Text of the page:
The limited location is not an obstacle; director Michael Lindsay-Hogg makes a lot of use of the setting. Every footstep is menacing, as are the shadows on the wall. He capitalizes on the innate creepiness of libraries after closing time. “Matakitas” builds up a lot of tension before finally giving a big jolt at the end.
File under fear
The library in this episode of the British anthology, thriller, attracts many people from different walks of life. While most check out books, one customer checks out potential victims. someone in “File under fear‘ is a murderer, and the only clue to their identities so far is their library card.
At the beginning of the episode, a pedestrian is strangled while walking alone at night. This signals a new stream of female victims, all discharged in the same way. The only thing that binds them is their youth; they are all in their twenties. The local buyers are stunned, but the public gets a few suspects when the main character, the chief librarian at Penbury Public, is introduced. Miss Liz Morris (Maureen Lipman) is surrounded by suspicious men. The Assistant Librarian, George (Richard O’Callaghan), hates Morris for not giving him a key to the library, and Liz’ mother’s boarder, Steve (John Nightingale), appeared not too long after the original murders began. However, the most obvious choice has to be the shady police officer visiting the library. It goes without saying that a murderous cop can easily evade his colleagues.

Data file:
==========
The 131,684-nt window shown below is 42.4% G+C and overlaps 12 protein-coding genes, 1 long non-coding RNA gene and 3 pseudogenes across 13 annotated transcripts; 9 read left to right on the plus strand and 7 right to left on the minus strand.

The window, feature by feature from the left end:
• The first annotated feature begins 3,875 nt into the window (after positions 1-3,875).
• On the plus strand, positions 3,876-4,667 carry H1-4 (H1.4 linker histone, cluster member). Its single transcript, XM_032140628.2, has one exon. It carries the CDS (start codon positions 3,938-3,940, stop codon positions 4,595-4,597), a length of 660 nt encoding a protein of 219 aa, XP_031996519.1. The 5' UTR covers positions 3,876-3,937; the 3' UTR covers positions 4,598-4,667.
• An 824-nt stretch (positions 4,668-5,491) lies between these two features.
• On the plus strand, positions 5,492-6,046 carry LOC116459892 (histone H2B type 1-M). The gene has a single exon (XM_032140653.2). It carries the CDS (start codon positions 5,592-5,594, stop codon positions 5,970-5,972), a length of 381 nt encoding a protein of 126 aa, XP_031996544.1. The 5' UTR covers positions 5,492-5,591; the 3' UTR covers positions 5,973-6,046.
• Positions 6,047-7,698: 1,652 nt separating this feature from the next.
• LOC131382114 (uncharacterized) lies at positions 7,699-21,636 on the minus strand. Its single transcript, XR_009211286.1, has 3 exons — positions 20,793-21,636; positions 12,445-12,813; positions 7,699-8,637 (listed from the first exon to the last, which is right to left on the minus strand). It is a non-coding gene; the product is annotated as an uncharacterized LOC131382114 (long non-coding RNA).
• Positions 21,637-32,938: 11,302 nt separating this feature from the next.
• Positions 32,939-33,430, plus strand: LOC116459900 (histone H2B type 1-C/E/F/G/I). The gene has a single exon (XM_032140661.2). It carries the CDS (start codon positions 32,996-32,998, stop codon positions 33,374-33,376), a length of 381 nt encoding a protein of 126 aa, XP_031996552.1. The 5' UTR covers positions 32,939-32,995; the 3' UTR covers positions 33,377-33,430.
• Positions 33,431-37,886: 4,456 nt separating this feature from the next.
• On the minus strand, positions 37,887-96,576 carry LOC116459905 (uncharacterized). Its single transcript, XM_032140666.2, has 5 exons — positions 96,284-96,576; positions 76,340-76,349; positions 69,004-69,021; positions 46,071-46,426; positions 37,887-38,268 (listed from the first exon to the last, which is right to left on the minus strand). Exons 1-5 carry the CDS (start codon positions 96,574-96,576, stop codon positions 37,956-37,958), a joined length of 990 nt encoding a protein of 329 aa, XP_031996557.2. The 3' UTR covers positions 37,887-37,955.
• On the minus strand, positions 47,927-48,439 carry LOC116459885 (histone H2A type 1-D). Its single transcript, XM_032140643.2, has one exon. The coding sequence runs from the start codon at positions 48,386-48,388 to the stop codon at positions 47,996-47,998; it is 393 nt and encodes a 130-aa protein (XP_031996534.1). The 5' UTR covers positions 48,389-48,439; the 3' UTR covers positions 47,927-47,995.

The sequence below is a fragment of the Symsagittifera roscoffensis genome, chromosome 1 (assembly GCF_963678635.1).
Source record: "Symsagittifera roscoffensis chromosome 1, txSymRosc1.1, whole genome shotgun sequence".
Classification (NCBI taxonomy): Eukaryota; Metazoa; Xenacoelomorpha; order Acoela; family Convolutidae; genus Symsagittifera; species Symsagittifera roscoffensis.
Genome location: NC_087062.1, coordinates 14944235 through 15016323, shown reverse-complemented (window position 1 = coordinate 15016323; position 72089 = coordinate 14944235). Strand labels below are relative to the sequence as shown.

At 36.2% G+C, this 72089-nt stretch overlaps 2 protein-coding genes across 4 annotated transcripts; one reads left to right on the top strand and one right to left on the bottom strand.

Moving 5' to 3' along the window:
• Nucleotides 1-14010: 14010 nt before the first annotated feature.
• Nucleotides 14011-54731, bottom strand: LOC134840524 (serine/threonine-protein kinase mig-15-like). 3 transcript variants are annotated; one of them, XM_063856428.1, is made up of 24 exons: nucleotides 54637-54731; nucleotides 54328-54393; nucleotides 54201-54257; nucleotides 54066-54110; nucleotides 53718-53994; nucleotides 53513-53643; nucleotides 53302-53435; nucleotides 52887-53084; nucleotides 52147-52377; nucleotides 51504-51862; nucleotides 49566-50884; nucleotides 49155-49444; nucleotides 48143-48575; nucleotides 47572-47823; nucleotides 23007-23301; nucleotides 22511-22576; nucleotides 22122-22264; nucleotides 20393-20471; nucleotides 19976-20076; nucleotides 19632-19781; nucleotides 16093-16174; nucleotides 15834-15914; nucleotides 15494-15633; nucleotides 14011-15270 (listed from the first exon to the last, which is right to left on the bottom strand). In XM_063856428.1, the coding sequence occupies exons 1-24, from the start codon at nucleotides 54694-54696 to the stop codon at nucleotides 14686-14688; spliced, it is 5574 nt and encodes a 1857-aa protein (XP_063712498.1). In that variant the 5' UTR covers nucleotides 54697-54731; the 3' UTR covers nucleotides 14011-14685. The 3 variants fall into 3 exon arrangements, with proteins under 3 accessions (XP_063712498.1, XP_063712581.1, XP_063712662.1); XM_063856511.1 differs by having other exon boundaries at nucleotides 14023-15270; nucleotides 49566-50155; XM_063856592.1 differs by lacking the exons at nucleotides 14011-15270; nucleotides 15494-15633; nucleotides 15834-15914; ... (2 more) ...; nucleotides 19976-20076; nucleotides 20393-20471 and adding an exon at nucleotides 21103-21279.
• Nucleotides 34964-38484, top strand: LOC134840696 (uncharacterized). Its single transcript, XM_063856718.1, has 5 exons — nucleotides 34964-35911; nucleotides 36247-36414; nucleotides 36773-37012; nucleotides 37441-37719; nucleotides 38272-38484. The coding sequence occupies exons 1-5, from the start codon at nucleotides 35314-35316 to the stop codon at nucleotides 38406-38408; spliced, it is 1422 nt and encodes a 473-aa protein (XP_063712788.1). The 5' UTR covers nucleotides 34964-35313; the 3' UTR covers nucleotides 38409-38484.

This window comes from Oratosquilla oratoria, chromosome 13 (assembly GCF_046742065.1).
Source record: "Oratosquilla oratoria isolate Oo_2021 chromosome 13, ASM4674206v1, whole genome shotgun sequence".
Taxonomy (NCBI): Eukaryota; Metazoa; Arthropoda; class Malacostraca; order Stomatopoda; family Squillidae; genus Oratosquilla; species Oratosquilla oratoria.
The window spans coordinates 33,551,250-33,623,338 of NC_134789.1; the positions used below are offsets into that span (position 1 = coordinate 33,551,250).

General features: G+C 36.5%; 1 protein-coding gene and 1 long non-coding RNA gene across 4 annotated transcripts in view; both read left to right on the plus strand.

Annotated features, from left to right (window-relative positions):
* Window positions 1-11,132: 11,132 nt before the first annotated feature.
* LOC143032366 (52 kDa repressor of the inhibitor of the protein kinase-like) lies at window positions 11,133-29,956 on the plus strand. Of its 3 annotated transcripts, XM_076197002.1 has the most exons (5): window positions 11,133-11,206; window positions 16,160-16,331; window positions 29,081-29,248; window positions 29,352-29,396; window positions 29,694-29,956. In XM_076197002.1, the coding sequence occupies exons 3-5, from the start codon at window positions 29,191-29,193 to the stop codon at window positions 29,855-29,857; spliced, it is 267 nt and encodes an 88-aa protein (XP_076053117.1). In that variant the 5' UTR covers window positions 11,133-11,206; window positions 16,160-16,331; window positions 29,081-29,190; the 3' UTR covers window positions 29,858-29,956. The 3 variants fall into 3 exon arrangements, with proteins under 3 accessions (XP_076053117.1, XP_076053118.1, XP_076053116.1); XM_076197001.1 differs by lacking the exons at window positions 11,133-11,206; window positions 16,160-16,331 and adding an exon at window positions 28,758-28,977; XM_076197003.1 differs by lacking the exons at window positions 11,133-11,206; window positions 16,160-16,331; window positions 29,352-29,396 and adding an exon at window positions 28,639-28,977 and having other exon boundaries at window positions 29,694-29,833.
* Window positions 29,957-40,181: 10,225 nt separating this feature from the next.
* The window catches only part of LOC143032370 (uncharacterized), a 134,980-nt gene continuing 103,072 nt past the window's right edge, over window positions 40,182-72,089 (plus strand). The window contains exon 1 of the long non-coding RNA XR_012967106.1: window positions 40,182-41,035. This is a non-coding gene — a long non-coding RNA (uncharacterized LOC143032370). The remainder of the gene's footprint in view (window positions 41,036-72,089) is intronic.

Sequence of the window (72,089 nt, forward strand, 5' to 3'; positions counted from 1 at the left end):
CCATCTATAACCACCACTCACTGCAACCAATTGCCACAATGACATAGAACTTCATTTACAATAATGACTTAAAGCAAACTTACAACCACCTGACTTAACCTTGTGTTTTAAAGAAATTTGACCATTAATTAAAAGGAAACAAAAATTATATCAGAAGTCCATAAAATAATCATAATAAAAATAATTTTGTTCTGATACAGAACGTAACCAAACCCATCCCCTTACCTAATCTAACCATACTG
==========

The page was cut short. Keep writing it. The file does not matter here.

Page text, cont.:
The killer’s preference for women in her twenties excludes Liz, as she has aged from the target audience. Everyone reminds Liz of that fact. Something often held against her is now somehow an advantage. Being “immune” for the perpetrator is cold consolation, but for Liz she ends up feeling even more undesirable. She recuperates some of her power by putting George in his place after previously preying on her vulnerability.